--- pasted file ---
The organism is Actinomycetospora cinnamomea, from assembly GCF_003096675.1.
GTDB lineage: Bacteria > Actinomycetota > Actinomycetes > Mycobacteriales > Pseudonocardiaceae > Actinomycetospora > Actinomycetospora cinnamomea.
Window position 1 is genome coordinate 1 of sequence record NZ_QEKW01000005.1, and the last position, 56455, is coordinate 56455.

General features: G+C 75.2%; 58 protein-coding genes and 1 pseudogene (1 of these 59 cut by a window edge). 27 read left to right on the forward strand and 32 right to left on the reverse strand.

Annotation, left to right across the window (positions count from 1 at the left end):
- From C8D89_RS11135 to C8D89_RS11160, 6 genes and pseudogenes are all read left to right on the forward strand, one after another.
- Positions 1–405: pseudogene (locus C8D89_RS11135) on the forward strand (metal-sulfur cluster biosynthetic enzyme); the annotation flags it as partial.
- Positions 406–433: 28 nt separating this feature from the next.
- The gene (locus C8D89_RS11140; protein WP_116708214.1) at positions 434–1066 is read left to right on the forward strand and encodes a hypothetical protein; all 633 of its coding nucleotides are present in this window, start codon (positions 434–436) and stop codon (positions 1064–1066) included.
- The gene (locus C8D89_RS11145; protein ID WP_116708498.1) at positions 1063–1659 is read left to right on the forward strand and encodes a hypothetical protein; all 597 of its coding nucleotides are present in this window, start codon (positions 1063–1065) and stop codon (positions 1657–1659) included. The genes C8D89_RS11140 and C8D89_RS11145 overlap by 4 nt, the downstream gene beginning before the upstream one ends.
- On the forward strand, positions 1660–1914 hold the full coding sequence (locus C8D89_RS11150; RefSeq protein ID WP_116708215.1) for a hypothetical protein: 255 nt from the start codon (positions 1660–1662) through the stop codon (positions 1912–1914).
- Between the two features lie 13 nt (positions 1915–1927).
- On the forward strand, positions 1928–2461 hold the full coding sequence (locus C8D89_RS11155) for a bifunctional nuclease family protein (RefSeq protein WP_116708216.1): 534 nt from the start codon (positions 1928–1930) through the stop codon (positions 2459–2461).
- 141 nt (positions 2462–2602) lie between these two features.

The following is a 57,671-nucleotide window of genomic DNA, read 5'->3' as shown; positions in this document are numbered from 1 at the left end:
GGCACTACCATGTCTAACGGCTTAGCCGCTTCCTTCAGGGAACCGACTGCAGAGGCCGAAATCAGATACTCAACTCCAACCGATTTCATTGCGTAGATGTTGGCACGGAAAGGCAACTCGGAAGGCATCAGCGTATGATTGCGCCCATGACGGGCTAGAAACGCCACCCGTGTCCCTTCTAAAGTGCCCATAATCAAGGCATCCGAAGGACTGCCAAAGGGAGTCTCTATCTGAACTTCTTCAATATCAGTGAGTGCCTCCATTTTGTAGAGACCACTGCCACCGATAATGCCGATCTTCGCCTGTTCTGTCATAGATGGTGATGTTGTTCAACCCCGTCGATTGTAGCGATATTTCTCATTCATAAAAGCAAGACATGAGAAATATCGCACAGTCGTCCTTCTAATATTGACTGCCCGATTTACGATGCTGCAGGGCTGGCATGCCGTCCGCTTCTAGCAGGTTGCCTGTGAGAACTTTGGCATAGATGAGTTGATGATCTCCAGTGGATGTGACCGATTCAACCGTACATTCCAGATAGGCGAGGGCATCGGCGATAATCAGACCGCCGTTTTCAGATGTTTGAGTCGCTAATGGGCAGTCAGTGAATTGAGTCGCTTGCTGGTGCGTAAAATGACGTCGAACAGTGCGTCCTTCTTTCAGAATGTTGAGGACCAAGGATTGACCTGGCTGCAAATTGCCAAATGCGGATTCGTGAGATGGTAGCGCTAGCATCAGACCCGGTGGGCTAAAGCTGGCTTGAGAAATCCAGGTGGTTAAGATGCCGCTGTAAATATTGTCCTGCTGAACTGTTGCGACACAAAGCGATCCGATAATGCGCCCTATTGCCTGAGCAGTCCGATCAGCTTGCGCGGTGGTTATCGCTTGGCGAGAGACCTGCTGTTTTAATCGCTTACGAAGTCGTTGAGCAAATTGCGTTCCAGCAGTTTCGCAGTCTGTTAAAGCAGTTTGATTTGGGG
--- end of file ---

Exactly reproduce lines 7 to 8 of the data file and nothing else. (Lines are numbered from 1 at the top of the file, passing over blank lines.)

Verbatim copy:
- Positions 1–405: pseudogene (locus C8D89_RS11135) on the forward strand (metal-sulfur cluster biosynthetic enzyme); the annotation flags it as partial.
- Positions 406–433: 28 nt separating this feature from the next.